“The secret to Tiger Roll seems to be there’s no distance too far and the further he goes the better he is. I thought he had no chance today because he’s really a good-ground horse. He’s only a small horse, he’s a little rat of a thing, but he’s got a heart of a lion.”
Michael O’Leary is a man that knows his horse racing, and for him to sing the praises of Tiger Roll, even back in 2018 when the owner was unaware of how much he would go on to achieve, certainly cements his status as a legend.
It does seem worn out though — legend. The term ‘legend’ gets tossed around far too frequently in sport. What really makes a legend? Perhaps in terms of horse racing, it’s the legacy they leave behind, the prize money they’ve accumulated, the manner in which they’ve cruised to victories — maybe it’s even a combination of all three. Regardless of what category you’d define one as, Tiger Roll certainly fits the billing.
As he approaches the Cheltenham Festival, an event which takes place just days after his 13th birthday, we see Gordon Elliott’s icon head to Prestbury Park in the twilight of the diminutive champion’s career. It’s potentially the last time we see the stalwart take to the track, having built a legacy on the pristine green of Gloucestershire grass.
Many believed last year was the autumn of his Cheltenham dynasty when he won the Cross Country Chase, but it looks like one last dance is on the cards, in the hopes of upsetting all Cheltenham Offers in one last go at this year’s Festival. Read on, as we look at the legacy of Tiger Roll, his success last year and what the future holds for the Gigginstown House’s star.
A Cheltenham icon
With so many talented horses taking to the track each year at Cheltenham it’s hard to stand out from the rest and really garner a reputation unless you’re consistently winning. Fortunately, wins were hardly in short supply during the peak of Tiger Roll’s powers. Heading into this year’s Festival, the 12-year-old boats five victories to his name — with the Cross Country Chase essentially his bread and butter at this point.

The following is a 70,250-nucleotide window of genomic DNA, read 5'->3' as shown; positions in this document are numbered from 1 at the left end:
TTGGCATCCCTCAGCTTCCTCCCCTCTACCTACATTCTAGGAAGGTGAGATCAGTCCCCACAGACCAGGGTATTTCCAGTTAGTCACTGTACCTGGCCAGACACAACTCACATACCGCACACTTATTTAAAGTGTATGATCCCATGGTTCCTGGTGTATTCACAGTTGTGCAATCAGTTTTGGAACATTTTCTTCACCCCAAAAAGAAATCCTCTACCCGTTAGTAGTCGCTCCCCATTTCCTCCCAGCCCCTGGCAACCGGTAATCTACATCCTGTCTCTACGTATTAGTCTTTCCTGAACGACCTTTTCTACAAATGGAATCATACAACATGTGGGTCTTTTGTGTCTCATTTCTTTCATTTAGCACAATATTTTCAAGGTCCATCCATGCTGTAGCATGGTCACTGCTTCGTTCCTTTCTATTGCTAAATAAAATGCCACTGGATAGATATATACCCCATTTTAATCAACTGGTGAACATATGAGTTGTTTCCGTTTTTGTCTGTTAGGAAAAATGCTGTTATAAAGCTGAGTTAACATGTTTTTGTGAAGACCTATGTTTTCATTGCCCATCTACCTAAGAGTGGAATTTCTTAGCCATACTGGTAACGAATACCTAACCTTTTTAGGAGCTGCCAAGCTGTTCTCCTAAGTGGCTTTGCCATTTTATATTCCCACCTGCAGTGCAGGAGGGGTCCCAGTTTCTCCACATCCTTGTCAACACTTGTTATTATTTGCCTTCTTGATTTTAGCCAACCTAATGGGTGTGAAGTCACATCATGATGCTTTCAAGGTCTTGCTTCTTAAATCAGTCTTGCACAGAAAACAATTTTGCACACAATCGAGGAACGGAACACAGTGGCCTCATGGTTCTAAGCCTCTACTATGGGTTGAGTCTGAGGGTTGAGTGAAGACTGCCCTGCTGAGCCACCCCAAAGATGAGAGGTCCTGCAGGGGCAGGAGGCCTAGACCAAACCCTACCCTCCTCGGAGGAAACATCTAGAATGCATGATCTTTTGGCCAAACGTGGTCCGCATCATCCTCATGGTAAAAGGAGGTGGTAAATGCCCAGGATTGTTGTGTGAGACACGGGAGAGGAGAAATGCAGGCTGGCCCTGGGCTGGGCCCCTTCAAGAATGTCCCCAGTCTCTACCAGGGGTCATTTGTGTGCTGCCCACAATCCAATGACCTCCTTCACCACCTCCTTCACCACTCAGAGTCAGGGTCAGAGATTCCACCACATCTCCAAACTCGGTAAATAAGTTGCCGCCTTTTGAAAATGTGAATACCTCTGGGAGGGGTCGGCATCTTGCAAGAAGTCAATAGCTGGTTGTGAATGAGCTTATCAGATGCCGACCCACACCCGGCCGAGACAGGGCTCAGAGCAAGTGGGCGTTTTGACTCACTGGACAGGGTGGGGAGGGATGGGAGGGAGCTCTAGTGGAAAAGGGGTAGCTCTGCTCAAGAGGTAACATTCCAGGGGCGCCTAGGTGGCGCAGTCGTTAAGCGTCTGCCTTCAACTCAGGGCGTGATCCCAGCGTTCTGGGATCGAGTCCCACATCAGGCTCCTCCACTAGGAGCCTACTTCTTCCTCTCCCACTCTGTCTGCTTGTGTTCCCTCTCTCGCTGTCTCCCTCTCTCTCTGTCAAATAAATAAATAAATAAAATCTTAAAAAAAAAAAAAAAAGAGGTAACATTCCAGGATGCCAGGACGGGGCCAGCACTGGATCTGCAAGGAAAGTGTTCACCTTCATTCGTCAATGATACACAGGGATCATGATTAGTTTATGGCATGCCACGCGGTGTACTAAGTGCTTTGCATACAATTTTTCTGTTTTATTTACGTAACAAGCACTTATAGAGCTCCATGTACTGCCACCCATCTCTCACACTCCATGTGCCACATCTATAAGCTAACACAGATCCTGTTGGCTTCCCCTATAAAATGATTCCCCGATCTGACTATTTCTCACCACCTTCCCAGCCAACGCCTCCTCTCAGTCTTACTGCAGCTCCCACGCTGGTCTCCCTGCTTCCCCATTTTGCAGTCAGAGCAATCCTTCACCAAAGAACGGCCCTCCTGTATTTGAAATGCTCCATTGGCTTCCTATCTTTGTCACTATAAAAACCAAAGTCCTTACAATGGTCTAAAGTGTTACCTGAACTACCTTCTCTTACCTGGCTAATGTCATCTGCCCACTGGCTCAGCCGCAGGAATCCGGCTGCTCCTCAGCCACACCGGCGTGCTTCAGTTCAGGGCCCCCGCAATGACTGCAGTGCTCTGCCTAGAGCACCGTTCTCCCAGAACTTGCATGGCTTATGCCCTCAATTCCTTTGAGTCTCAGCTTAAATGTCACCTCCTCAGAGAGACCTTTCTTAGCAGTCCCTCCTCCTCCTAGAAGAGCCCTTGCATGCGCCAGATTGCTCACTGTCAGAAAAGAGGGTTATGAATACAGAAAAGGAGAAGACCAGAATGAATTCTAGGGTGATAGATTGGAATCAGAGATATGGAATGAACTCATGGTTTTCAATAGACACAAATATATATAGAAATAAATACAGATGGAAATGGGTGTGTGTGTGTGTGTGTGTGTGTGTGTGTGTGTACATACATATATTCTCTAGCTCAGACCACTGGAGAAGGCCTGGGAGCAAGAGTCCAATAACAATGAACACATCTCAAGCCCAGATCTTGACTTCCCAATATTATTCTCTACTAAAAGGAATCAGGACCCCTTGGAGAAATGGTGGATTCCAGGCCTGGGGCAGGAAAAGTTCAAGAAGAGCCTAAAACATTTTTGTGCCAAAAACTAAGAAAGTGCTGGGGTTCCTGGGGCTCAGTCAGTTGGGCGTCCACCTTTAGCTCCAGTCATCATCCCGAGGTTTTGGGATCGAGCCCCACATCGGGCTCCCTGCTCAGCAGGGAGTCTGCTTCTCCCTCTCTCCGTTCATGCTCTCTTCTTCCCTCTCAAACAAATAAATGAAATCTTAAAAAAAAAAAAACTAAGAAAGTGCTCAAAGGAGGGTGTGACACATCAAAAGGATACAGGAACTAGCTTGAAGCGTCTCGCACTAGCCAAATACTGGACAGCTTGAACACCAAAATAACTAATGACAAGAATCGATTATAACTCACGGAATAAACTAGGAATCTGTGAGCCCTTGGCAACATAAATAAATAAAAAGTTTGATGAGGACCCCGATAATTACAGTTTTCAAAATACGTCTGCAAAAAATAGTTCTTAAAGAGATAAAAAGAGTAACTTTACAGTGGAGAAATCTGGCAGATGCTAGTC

Since being initiated in 2005, when the Festival added a fourth day to its schedule, meaning six races would take place each day, Tiger Roll has enjoyed a period of domination in recent times, winning consecutively in 2018 and 2019, as well as last year. The unique strands of Bay dashed passed everyone in his path as Tiger Roll picked up a first victory in the Grade One Triumph Hurdle. On top of this, a win in the National Hunt Chase under Lisa O’Neill not only gave Elliott a remarkable treble that year, but really established the powerful steeplechase runner as one of the best in the business for his generation.
Cross Country victory
You could say it’s a big achievement coming into Cheltenham on the back of five defeats to win on the biggest stage, but even that is a massive understatement. In the midst of Elliot’s six-month ban, Denise Foster stepped up to the billing, and alongside Keith Donoghue, we saw a performance that rolled back the years as Tiger Roll clinched a fifth Festival victory in the Cross Country Chase.
It was a valiant performance, worthy of any title as the then 11-year-old saw off the likes of Easysland and Some Neck even when approaching a veteran status as he added to his plethora of wins.
It would have felt strange to win behind closed doors though, with the coronavirus pandemic meaning the Festival would be without spectators in the stands. With the 2020 event deemed a mass spreader for the virus, coming just weeks before the country’s first national lockdown, the deafening silence of empty tracks is something no one would want to be accustom to, and it’s great that a potential last hurrah can be witnessed by the masses.
With the news that Tiger Roll won’t be racing in the Grand National, Cheltenham realistically looks like the last chance to catch the legend in action. Despite his older age he still has a decent chance of winning consecutive Cross Country Chases, but considering his 14th-place finish in the Handicap Hurdle at Navan and that the likes of Ajas and Guillaume Macaire’s French six-year-old Prengarde will be present, victory will certainly be no guarantee.
It means retirement after Cheltenham is a real possibility. O’Leary spoke furiously about how the weights for the Grand National were unfair, and that he won’t be entering his prized asset, which must be bitterly disappointing as he had a shot at equalling the record of wins in the prestigious Aintree race — needing three to draw level with Red Rum, who dominated his own era in the 1970s.
“Tiger Roll is now 12. He is clearly not as good as he was at eight or nine, yet the UK handicapper now rates him 2lb higher than his 159 rating in April 2019, when he won both the Boyne Hurdle and the Grand National.
“This rating is absurd and unfair on a 12-year-old chaser.” He said: “It is a pity that the handicapper won’t give Tiger Roll either a fair rating or a fair weight in the Grand National, where he could at least try to emulate Red Rum’s three Grand National wins.”
Whoever Tiger Roll passes the proverbial torch on to, he’ll be remembered as a true Cheltenham great and a horse that will be remembered in the history books for a very long time.
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